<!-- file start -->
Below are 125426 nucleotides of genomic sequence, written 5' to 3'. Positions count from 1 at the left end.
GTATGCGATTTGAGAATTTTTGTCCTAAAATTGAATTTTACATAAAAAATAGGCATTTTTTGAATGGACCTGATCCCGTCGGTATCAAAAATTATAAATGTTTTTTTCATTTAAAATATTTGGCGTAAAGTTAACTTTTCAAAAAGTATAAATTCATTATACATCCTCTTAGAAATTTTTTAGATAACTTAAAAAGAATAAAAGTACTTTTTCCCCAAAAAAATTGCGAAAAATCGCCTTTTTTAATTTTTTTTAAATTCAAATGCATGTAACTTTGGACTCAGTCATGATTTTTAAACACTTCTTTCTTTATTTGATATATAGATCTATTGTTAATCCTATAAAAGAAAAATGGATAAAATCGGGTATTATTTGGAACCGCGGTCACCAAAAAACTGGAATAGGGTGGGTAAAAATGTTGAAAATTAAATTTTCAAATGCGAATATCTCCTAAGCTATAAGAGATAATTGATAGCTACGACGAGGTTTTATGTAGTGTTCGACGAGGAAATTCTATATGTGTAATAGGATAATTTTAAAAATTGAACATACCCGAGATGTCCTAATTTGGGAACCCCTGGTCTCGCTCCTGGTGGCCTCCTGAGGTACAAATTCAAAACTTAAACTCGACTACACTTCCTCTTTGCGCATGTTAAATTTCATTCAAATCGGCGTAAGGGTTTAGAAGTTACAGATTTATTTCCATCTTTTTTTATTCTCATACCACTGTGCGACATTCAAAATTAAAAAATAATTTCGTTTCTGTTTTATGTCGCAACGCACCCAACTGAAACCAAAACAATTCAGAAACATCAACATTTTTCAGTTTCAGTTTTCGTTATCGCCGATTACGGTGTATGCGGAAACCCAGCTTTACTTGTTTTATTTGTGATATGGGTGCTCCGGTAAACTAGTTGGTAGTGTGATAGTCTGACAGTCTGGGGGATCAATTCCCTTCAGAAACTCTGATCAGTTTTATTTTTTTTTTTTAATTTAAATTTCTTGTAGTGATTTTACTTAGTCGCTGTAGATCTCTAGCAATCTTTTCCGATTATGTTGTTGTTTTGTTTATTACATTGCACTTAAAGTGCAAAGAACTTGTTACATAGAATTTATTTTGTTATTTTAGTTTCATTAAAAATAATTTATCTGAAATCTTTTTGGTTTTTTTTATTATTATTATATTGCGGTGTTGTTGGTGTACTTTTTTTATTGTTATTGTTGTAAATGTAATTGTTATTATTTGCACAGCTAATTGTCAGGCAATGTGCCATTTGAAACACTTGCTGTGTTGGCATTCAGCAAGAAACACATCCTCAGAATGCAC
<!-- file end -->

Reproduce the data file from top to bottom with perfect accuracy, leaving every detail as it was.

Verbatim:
Below are 125426 nucleotides of genomic sequence, written 5' to 3'. Positions count from 1 at the left end.
GTATGCGATTTGAGAATTTTTGTCCTAAAATTGAATTTTACATAAAAAATAGGCATTTTTTGAATGGACCTGATCCCGTCGGTATCAAAAATTATAAATGTTTTTTTCATTTAAAATATTTGGCGTAAAGTTAACTTTTCAAAAAGTATAAATTCATTATACATCCTCTTAGAAATTTTTTAGATAACTTAAAAAGAATAAAAGTACTTTTTCCCCAAAAAAATTGCGAAAAATCGCCTTTTTTAATTTTTTTTAAATTCAAATGCATGTAACTTTGGACTCAGTCATGATTTTTAAACACTTCTTTCTTTATTTGATATATAGATCTATTGTTAATCCTATAAAAGAAAAATGGATAAAATCGGGTATTATTTGGAACCGCGGTCACCAAAAAACTGGAATAGGGTGGGTAAAAATGTTGAAAATTAAATTTTCAAATGCGAATATCTCCTAAGCTATAAGAGATAATTGATAGCTACGACGAGGTTTTATGTAGTGTTCGACGAGGAAATTCTATATGTGTAATAGGATAATTTTAAAAATTGAACATACCCGAGATGTCCTAATTTGGGAACCCCTGGTCTCGCTCCTGGTGGCCTCCTGAGGTACAAATTCAAAACTTAAACTCGACTACACTTCCTCTTTGCGCATGTTAAATTTCATTCAAATCGGCGTAAGGGTTTAGAAGTTACAGATTTATTTCCATCTTTTTTTATTCTCATACCACTGTGCGACATTCAAAATTAAAAAATAATTTCGTTTCTGTTTTATGTCGCAACGCACCCAACTGAAACCAAAACAATTCAGAAACATCAACATTTTTCAGTTTCAGTTTTCGTTATCGCCGATTACGGTGTATGCGGAAACCCAGCTTTACTTGTTTTATTTGTGATATGGGTGCTCCGGTAAACTAGTTGGTAGTGTGATAGTCTGACAGTCTGGGGGATCAATTCCCTTCAGAAACTCTGATCAGTTTTATTTTTTTTTTTTAATTTAAATTTCTTGTAGTGATTTTACTTAGTCGCTGTAGATCTCTAGCAATCTTTTCCGATTATGTTGTTGTTTTGTTTATTACATTGCACTTAAAGTGCAAAGAACTTGTTACATAGAATTTATTTTGTTATTTTAGTTTCATTAAAAATAATTTATCTGAAATCTTTTTGGTTTTTTTTATTATTATTATATTGCGGTGTTGTTGGTGTACTTTTTTTATTGTTATTGTTGTAAATGTAATTGTTATTATTTGCACAGCTAATTGTCAGGCAATGTGCCATTTGAAACACTTGCTGTGTTGGCATTCAGCAAGAAACACATCCTCAGAATGCAC